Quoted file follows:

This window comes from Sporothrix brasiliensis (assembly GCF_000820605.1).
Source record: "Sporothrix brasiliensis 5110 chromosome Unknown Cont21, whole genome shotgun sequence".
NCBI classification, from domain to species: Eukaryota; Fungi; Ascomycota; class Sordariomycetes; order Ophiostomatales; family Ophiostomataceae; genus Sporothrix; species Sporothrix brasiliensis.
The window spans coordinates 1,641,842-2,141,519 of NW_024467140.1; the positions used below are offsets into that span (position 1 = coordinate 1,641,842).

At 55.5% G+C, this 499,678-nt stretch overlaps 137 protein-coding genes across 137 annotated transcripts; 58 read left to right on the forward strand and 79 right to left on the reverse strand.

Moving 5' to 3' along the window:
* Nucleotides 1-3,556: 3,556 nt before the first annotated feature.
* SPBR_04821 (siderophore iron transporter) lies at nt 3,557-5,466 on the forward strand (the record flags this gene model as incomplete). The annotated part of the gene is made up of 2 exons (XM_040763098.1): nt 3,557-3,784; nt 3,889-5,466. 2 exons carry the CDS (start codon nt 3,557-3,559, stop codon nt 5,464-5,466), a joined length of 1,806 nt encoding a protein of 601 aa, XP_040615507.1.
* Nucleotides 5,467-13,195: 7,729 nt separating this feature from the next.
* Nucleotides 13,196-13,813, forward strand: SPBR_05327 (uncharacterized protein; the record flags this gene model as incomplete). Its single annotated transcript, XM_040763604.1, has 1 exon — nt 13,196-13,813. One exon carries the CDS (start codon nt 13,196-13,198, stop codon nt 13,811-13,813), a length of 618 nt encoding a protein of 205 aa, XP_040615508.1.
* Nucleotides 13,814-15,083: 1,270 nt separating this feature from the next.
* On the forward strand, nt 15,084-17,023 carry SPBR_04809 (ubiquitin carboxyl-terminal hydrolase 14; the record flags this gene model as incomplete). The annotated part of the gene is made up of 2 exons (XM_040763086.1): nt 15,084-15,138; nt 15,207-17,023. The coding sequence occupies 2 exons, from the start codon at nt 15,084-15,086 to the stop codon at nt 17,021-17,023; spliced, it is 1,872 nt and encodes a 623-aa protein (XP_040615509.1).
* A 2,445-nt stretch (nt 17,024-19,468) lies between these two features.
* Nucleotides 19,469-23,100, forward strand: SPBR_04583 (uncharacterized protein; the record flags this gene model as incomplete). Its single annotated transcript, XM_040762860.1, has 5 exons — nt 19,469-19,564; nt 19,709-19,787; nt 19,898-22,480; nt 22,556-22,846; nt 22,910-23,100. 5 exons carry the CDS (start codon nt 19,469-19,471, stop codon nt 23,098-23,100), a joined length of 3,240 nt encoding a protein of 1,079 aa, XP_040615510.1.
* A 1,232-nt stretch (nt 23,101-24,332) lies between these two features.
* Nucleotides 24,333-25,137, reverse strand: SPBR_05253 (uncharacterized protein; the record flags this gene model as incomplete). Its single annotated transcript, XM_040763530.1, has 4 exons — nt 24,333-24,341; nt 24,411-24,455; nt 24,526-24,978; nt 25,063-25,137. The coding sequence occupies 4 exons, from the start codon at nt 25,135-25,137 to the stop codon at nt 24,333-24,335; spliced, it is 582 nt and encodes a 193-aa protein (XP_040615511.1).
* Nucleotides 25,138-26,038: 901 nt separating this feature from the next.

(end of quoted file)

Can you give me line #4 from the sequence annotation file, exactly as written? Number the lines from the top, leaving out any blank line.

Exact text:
The window spans coordinates 1,641,842-2,141,519 of NW_024467140.1; the positions used below are offsets into that span (position 1 = coordinate 1,641,842).